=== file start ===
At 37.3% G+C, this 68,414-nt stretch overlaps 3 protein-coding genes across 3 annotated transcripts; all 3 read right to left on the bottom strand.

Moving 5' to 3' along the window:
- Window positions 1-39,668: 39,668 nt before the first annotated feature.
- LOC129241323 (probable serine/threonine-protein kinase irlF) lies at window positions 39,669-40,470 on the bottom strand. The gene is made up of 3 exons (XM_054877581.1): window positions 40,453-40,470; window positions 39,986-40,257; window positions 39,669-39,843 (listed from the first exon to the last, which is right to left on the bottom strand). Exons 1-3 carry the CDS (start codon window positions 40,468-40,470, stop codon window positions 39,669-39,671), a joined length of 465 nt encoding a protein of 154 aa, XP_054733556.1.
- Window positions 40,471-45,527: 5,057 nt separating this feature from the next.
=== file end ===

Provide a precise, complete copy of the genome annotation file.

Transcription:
At 37.3% G+C, this 68,414-nt stretch overlaps 3 protein-coding genes across 3 annotated transcripts; all 3 read right to left on the bottom strand.

Moving 5' to 3' along the window:
- Window positions 1-39,668: 39,668 nt before the first annotated feature.
- LOC129241323 (probable serine/threonine-protein kinase irlF) lies at window positions 39,669-40,470 on the bottom strand. The gene is made up of 3 exons (XM_054877581.1): window positions 40,453-40,470; window positions 39,986-40,257; window positions 39,669-39,843 (listed from the first exon to the last, which is right to left on the bottom strand). Exons 1-3 carry the CDS (start codon window positions 40,468-40,470, stop codon window positions 39,669-39,671), a joined length of 465 nt encoding a protein of 154 aa, XP_054733556.1.
- Window positions 40,471-45,527: 5,057 nt separating this feature from the next.